Excavation at ‘Woodgate’, London Road, Ewell, Surrey 1976
In July 1976, the Nonsuch Antiquarian Society decided to excavate a small area at the end of the garden of the house known as ‘Woodgate’, London Road, Ewell, as it backs on to the north-west boundary of the extension to the churchyard at the point at which earlier excavations had taken place. Although a scatter of Roman material was found, no structure of any kind was uncovered.
This archive report was written by the author, who did not take part in the excavation, 19 years after the event in order to draw together the records. It is published here with her permission and may be used for teraching and research purpose and may not be reproduced for any othe purpose without prior consent.
King William IV site, Ewell Village
This important site was excavated piecemeal over 11 years from 1967 with 26 trenches and 5 directors. Professor Clive Orton took on the mammoth task of writing up the work and it was published in the Surrey Archaeological Collections in 1997. Evidence for activity on the site included: a beaker of Early Bronze Age date, likely to be from a burial; curved gullies which may be eaves-drip gullies for LBA round houses (associated pot); a large Late IA pit with a cremation burial in 1-2 butt beakers, at least 2 Roman wells, a mortared floor building, a possible corn-drier, butchery evidence, large post holes and rubbish pits. Pottery evidence dates main activity on the site to 70-280AD when the features were demolished, filled in and the site levelled by 350AD. One interpretation of the evidence is that this was a ritual site with prehistoric beginnings continuing into the Roman period.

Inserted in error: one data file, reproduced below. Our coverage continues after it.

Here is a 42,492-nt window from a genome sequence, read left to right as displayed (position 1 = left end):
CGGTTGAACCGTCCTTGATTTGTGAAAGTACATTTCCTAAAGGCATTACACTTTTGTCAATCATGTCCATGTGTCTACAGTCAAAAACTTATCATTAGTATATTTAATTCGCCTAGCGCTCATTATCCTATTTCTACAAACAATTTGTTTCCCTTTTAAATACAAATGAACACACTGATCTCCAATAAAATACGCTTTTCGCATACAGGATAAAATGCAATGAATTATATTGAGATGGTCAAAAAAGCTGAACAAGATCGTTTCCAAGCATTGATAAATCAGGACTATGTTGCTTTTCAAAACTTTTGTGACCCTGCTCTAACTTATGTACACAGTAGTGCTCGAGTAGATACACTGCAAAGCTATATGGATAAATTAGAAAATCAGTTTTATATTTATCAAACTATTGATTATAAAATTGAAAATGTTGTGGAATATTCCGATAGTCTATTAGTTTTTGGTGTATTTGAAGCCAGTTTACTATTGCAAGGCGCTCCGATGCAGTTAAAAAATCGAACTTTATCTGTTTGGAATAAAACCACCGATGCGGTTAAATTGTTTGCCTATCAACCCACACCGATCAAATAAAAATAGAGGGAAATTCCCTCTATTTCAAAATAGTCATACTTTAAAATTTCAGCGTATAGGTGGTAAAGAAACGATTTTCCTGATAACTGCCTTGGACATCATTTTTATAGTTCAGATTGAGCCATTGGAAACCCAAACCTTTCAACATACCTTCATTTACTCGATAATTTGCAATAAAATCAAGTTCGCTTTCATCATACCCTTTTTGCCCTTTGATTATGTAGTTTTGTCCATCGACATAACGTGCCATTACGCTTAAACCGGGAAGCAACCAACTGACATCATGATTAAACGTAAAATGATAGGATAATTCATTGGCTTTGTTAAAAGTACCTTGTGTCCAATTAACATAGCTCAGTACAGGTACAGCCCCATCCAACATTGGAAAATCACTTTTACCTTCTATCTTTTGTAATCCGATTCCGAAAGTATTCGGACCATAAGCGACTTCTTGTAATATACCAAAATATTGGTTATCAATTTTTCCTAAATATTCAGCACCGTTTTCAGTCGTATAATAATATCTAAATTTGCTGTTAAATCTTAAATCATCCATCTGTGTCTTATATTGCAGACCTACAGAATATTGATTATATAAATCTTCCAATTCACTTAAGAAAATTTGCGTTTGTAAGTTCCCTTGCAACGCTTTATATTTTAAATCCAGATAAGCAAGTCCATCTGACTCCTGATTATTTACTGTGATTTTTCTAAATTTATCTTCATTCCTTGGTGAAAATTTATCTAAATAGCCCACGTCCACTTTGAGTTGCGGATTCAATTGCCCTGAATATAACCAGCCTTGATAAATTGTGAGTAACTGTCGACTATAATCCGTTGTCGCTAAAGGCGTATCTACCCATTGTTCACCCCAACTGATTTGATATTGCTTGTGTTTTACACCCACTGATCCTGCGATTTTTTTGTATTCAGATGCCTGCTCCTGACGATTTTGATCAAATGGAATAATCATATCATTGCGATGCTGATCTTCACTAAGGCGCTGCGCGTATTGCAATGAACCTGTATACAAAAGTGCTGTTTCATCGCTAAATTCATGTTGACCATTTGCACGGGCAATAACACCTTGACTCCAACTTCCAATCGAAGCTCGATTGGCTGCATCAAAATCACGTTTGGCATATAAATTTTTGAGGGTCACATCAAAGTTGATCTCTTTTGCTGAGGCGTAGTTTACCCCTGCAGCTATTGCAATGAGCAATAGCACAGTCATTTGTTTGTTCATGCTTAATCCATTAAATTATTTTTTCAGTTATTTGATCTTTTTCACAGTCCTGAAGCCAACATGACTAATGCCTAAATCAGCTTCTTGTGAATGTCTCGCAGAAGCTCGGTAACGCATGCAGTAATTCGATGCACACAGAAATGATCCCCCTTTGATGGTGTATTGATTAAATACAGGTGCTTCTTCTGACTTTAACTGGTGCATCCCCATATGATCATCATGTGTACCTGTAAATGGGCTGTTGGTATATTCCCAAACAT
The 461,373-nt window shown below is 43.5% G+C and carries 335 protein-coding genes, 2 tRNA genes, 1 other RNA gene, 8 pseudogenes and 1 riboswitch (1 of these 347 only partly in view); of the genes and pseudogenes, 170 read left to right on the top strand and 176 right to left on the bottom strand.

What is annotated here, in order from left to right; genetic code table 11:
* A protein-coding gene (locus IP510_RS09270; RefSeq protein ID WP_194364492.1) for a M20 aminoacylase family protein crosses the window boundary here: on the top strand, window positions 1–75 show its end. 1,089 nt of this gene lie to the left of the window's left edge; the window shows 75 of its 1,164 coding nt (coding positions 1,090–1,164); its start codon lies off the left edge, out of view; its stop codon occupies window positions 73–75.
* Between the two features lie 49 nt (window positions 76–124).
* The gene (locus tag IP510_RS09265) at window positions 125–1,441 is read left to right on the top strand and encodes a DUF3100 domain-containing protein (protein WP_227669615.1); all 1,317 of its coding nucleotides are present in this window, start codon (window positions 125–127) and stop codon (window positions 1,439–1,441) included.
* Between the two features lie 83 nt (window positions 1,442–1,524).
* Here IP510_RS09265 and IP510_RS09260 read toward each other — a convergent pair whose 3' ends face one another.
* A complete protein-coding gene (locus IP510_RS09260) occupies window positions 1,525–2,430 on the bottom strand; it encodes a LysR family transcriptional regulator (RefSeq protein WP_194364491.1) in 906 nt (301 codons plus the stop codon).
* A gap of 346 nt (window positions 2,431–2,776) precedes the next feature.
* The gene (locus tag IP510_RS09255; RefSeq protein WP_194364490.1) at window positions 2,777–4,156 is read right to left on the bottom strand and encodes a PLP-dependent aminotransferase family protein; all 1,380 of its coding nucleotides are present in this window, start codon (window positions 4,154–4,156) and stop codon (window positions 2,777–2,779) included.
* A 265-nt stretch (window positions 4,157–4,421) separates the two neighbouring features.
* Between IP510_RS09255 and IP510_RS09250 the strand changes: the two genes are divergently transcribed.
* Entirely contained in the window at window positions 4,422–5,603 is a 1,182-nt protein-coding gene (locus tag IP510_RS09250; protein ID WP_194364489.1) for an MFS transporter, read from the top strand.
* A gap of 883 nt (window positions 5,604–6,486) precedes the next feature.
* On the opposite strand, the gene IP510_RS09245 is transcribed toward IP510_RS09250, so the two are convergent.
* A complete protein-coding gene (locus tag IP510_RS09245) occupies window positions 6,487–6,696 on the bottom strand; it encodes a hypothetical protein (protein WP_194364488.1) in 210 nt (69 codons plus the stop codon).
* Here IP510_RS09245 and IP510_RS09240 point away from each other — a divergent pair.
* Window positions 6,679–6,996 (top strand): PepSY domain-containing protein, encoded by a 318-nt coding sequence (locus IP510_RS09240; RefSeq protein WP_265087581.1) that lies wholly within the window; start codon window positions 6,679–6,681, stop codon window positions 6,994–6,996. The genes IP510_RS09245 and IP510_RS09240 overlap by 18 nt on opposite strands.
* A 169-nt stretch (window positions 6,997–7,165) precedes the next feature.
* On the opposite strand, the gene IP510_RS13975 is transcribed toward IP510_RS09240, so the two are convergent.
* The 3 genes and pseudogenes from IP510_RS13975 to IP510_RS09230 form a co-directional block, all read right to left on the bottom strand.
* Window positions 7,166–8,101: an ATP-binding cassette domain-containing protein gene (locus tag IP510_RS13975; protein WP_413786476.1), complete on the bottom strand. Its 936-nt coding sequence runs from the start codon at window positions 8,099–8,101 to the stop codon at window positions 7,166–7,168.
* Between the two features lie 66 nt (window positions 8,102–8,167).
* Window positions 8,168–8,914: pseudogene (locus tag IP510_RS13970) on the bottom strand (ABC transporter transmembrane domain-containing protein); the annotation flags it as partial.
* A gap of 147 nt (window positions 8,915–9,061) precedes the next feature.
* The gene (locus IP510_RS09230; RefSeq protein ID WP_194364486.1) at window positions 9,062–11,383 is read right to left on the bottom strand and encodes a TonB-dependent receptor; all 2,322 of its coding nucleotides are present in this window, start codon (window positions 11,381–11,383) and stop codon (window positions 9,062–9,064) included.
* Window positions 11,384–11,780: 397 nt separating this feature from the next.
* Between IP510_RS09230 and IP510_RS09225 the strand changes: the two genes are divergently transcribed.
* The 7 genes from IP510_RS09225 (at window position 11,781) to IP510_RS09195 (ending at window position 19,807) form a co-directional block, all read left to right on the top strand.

To download this report please click on the following link
The pubished report did not contain a report on the samian stamps. These stamps were examined by samian expert, Joanna Bird, and the information has now been uploaded on an international database of samian stamps.
The website can be found at https://www1.rgzm.de/samian/home/frames2.htm. Click on [Corpvs Vasorvm Arretinorum / Names on Terra Sigillata] - Search Dies. Then put Ewell into the Site box and look on the drop down menu of the findspots to find the archive you want to see.
In Search of Roman Ewell - Arthur Jenkins
This manuscript, previously unpublished, was written by Arthur Jenkins, a resident of Stoneleigh and a member of EEHAS (NAS as it was then), in 1973. He drew together many significant references, summarising reports and accounts of archaeological investigation and discovery since 1847 in Ewell, with the inclusion of some previously unpublished material. The remainder of the book deals with his investigations concerning the evidence of prior habitation during the Roman occupation from local disturbed soil surfaces. This research lasted for more than a decade and embraced a fairly wide area, firstly, in the grounds belonging to Bourne Hall and Glyn House, and secondly, on a number of building sites where full archaeological excavation, for one reason or another, was impracticable.
From the evidence of excavation, discovery and his own research, Jenkins formed certain theories concerning Roman Ewell which he outlines in this manuscript.
Whilst it is planned to eventually publish this paper together with photographs and updates on discoveries since 1973, it has been decided to make the original document available to those who are interested in Roman Ewell.
Roman pottery from the King William IV excavation